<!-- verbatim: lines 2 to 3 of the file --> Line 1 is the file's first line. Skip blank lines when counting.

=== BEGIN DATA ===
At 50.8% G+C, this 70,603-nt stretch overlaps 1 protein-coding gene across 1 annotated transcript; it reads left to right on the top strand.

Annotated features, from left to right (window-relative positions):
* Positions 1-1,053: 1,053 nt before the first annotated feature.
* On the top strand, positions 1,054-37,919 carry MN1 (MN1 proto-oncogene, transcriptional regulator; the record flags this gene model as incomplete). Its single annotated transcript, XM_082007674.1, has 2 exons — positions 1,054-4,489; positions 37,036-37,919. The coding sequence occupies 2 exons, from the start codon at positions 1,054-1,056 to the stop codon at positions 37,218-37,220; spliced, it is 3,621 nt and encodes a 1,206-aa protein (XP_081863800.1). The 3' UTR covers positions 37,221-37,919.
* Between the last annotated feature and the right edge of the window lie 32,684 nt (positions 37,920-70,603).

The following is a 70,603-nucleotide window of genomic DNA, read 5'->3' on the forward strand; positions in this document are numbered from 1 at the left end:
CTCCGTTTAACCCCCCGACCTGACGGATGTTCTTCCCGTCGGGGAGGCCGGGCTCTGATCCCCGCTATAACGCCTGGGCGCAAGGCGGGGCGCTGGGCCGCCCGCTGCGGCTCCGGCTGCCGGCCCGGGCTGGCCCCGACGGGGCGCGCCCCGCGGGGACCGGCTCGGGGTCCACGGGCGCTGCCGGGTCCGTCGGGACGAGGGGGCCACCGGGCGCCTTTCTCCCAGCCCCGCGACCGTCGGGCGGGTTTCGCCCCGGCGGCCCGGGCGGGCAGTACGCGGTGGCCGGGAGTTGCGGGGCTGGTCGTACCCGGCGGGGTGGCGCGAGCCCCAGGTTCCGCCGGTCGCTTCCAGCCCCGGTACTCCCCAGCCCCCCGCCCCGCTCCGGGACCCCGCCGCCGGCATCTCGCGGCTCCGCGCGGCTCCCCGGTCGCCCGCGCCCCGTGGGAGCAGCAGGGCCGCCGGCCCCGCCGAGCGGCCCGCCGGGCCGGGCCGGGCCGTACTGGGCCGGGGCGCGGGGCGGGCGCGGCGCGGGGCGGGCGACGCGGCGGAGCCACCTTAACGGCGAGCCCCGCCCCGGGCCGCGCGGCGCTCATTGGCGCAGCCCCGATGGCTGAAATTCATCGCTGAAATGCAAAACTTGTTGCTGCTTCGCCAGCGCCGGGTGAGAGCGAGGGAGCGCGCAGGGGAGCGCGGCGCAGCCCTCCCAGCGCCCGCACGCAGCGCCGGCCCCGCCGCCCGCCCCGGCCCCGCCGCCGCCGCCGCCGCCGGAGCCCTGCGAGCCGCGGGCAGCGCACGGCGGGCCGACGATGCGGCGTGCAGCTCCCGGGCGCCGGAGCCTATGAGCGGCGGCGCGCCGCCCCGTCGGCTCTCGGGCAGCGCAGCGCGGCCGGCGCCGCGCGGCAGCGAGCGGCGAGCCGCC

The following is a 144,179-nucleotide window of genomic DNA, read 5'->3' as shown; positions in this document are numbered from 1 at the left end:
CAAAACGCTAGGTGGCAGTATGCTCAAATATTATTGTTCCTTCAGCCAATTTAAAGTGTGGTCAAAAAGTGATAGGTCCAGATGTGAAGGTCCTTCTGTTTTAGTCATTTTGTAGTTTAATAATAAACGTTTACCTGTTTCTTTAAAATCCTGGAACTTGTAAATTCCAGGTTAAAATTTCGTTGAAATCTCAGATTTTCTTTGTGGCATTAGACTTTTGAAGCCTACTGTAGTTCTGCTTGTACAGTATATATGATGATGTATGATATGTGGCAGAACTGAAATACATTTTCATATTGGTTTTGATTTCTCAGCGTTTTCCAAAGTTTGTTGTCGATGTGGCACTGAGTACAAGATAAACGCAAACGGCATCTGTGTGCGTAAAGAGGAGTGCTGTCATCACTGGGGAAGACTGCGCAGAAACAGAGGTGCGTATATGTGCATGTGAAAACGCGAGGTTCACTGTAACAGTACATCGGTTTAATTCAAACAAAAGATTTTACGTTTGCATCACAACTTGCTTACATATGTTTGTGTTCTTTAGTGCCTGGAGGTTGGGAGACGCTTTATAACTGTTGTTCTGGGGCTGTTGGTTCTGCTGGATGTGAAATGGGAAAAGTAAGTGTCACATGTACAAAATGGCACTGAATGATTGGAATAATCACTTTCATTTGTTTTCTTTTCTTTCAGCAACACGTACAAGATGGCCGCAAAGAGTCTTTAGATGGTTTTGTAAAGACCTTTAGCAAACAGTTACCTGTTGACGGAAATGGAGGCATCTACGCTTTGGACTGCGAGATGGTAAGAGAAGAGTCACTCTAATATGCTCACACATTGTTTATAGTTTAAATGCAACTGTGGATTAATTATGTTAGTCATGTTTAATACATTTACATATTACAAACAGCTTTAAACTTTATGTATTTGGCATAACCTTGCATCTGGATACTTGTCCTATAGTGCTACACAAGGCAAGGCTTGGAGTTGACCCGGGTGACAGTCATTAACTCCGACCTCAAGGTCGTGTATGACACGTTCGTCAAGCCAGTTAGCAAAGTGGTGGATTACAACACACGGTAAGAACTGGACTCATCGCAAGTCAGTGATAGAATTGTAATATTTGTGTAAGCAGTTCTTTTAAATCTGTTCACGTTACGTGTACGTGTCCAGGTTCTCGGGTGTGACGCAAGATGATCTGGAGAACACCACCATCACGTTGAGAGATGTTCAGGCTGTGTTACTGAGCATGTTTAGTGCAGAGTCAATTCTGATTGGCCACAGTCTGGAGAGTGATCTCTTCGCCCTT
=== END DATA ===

Annotated features, from left to right (window-relative positions):
* Positions 1-1,053: 1,053 nt before the first annotated feature.